Artificial Intelligence in Healthcare and Research

The health-care industry is transitioning into a modern, tech-driven landscape that is focusing primarily on the collection and analysis of big data. Currently, we are at the cusp of a tech revolution, where data is collected and processed in order to influence and change user behavior; the health-care industry is yet to catch up to the advancements made in other industries. The most common question that individuals across industries ask is: how can Artificial Intelligence (AI) be best utilized to collate, analyze, and store large pools of data? In fact, this will be one of the main topics of discussion at the 2019 World Summit AI conference in Montreal (April 10-11).

This year’s agenda of the Summit features groundbreaking presentations in business and science, with major AI announcements, panel discussions, and notable focus on “#AI4Good”. The message is simple: deep learning technology and machine learning are being utilized to have a positive social, economic, and ecological impact. For the health-care industry in particular, the efficient collation and processing of data will be critical if such a social impact is to be achieved.

The data fragmentation problem

The availability of large data-pools is enabling rapid progression in research that can then be absorbed and adapted into new technologies. Currently, however, patient data is collated in a somewhat arbitrary manner; this costs money and time and increases the chance of inaccuracies and gaps in patient-records and diagnosis. Clearly, this is the perfect avenue for machine learning and AI, seeing how there is a pressing need in the market to gather, streamline, and process patient and health-care data.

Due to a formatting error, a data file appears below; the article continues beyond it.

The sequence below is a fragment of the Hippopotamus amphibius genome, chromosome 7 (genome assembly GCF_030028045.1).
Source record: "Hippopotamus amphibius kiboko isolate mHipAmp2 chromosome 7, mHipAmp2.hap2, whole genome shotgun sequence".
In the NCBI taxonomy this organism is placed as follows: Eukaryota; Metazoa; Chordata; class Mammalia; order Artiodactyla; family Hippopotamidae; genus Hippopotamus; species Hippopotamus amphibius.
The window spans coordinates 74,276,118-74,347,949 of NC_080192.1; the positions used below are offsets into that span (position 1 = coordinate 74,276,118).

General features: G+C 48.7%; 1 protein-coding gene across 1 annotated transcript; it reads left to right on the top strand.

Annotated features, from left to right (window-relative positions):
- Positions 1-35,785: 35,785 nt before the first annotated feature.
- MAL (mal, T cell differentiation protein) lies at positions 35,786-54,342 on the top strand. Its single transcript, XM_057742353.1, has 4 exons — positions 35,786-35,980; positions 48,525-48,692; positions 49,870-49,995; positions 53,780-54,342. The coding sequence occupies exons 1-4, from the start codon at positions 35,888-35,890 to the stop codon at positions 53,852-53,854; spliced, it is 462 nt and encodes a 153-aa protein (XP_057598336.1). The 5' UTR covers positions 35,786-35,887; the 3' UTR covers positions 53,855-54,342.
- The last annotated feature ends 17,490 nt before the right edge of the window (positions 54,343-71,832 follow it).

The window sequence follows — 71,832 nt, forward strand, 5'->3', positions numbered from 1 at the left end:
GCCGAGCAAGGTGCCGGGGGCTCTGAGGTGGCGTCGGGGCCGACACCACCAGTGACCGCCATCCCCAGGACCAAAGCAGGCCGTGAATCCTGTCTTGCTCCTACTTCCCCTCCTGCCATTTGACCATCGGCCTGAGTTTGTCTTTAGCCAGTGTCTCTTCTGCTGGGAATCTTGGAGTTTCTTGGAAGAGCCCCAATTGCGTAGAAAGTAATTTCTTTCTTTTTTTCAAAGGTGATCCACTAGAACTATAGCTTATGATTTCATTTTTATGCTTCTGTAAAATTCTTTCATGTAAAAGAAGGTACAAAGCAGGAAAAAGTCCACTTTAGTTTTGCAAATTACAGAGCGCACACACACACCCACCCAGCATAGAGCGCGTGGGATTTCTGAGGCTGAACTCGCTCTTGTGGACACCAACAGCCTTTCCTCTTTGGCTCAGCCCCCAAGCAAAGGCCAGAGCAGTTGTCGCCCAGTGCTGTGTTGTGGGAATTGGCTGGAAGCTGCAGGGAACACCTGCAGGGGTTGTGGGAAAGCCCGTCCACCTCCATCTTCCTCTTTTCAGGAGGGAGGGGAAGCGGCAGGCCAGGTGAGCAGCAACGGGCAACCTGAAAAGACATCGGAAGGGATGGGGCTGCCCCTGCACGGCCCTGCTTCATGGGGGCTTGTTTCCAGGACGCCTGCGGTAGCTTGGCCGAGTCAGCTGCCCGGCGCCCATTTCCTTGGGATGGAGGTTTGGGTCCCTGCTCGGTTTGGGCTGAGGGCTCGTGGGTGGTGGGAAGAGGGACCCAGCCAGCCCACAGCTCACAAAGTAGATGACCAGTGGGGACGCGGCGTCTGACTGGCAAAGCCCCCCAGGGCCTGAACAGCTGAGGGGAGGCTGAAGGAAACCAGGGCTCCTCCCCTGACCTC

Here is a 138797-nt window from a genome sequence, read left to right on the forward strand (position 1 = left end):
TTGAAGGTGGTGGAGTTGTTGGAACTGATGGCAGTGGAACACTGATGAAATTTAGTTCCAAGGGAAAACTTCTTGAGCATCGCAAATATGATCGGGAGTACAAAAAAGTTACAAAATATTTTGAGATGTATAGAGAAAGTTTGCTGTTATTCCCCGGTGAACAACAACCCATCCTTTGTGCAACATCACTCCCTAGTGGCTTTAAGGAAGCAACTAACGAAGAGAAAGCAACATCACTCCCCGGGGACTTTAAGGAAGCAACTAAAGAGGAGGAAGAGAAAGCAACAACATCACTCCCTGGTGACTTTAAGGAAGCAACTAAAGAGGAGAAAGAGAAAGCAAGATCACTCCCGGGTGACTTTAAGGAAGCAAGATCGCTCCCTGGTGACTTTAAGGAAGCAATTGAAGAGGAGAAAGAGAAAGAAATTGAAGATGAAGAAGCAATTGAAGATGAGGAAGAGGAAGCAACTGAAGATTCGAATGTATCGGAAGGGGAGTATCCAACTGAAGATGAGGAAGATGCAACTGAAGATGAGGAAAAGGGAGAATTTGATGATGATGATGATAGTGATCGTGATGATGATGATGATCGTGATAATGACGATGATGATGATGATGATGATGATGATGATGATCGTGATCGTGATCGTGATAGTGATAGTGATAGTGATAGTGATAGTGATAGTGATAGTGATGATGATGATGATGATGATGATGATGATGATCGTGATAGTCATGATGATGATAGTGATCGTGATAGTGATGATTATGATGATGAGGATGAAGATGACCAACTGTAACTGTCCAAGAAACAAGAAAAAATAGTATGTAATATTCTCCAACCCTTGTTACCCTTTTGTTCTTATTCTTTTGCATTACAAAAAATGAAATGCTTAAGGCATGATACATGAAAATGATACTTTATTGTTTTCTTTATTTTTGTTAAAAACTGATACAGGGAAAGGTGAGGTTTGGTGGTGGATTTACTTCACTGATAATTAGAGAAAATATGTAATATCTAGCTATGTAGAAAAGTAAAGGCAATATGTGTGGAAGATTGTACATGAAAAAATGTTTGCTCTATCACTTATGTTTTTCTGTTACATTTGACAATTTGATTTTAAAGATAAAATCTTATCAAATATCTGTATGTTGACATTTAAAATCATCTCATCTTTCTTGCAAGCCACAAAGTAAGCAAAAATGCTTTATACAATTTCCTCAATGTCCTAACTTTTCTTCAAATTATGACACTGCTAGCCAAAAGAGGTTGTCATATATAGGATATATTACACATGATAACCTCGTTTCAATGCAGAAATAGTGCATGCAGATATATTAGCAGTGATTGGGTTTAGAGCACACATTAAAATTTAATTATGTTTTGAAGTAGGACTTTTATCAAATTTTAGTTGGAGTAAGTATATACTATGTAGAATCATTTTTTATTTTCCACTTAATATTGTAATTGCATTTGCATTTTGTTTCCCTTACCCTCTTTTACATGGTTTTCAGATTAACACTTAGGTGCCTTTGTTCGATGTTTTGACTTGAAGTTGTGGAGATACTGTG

AI exceeds

It is an accepted fact that AI technology exceeds certain human capabilities, at least in the context of diagnostics and prevention. While data fragmentation presents a barrier to an effective prevention-based, proactive approach to health-care, revolutionary Platforms like Playpal are addressing this market-gap with their proprietary technology that builds on users’ health capital (check our Health capital blog post). More specifically, Paypal represents a step toward proactive aggregation of data from all kinds of health databases to give users meaningful and customized insights on their health data. By creating a decentralized data repository for the device market, the Platform ensures interoperability, integration, correlation, standardization, and normalization of health information.

Evidently, tools for better data management in health-care do exist, it is just a matter of when the issue of data fragmentation will get resolved. Playpal marks one such step toward an organised solution.

Learn more about the Americas World Summit here.